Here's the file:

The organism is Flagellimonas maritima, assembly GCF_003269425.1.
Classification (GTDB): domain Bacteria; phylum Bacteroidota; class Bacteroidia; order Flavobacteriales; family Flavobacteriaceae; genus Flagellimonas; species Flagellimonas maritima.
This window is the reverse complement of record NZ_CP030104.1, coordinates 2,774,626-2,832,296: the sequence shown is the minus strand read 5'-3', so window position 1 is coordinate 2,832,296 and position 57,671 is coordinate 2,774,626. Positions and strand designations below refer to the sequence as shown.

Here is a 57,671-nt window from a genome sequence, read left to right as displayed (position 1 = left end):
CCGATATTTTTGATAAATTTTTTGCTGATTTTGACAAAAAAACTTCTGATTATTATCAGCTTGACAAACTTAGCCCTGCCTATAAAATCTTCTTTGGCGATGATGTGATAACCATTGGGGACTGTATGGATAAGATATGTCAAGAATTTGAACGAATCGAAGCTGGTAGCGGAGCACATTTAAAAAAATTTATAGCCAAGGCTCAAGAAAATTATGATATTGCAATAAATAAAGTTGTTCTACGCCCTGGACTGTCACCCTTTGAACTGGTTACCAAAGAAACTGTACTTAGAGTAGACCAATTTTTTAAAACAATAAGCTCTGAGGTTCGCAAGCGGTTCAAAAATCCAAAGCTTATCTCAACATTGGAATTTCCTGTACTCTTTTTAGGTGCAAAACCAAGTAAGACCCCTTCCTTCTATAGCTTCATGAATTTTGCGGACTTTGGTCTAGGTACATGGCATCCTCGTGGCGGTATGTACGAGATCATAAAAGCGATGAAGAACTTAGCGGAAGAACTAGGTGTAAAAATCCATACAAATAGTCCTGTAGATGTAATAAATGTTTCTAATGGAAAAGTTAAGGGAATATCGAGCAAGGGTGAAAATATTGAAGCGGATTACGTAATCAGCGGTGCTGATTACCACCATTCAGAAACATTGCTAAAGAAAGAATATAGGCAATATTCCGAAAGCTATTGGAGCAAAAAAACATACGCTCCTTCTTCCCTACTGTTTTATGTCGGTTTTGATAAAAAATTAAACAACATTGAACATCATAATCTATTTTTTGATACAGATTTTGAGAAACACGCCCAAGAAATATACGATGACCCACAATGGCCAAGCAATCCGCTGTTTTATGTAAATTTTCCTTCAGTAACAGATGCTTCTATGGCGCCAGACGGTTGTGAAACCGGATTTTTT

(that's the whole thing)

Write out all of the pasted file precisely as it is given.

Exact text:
The organism is Flagellimonas maritima, assembly GCF_003269425.1.
Classification (GTDB): domain Bacteria; phylum Bacteroidota; class Bacteroidia; order Flavobacteriales; family Flavobacteriaceae; genus Flagellimonas; species Flagellimonas maritima.
This window is the reverse complement of record NZ_CP030104.1, coordinates 2,774,626-2,832,296: the sequence shown is the minus strand read 5'-3', so window position 1 is coordinate 2,832,296 and position 57,671 is coordinate 2,774,626. Positions and strand designations below refer to the sequence as shown.

Here is a 57,671-nt window from a genome sequence, read left to right as displayed (position 1 = left end):
CCGATATTTTTGATAAATTTTTTGCTGATTTTGACAAAAAAACTTCTGATTATTATCAGCTTGACAAACTTAGCCCTGCCTATAAAATCTTCTTTGGCGATGATGTGATAACCATTGGGGACTGTATGGATAAGATATGTCAAGAATTTGAACGAATCGAAGCTGGTAGCGGAGCACATTTAAAAAAATTTATAGCCAAGGCTCAAGAAAATTATGATATTGCAATAAATAAAGTTGTTCTACGCCCTGGACTGTCACCCTTTGAACTGGTTACCAAAGAAACTGTACTTAGAGTAGACCAATTTTTTAAAACAATAAGCTCTGAGGTTCGCAAGCGGTTCAAAAATCCAAAGCTTATCTCAACATTGGAATTTCCTGTACTCTTTTTAGGTGCAAAACCAAGTAAGACCCCTTCCTTCTATAGCTTCATGAATTTTGCGGACTTTGGTCTAGGTACATGGCATCCTCGTGGCGGTATGTACGAGATCATAAAAGCGATGAAGAACTTAGCGGAAGAACTAGGTGTAAAAATCCATACAAATAGTCCTGTAGATGTAATAAATGTTTCTAATGGAAAAGTTAAGGGAATATCGAGCAAGGGTGAAAATATTGAAGCGGATTACGTAATCAGCGGTGCTGATTACCACCATTCAGAAACATTGCTAAAGAAAGAATATAGGCAATATTCCGAAAGCTATTGGAGCAAAAAAACATACGCTCCTTCTTCCCTACTGTTTTATGTCGGTTTTGATAAAAAATTAAACAACATTGAACATCATAATCTATTTTTTGATACAGATTTTGAGAAACACGCCCAAGAAATATACGATGACCCACAATGGCCAAGCAATCCGCTGTTTTATGTAAATTTTCCTTCAGTAACAGATGCTTCTATGGCGCCAGACGGTTGTGAAACCGGATTTTTT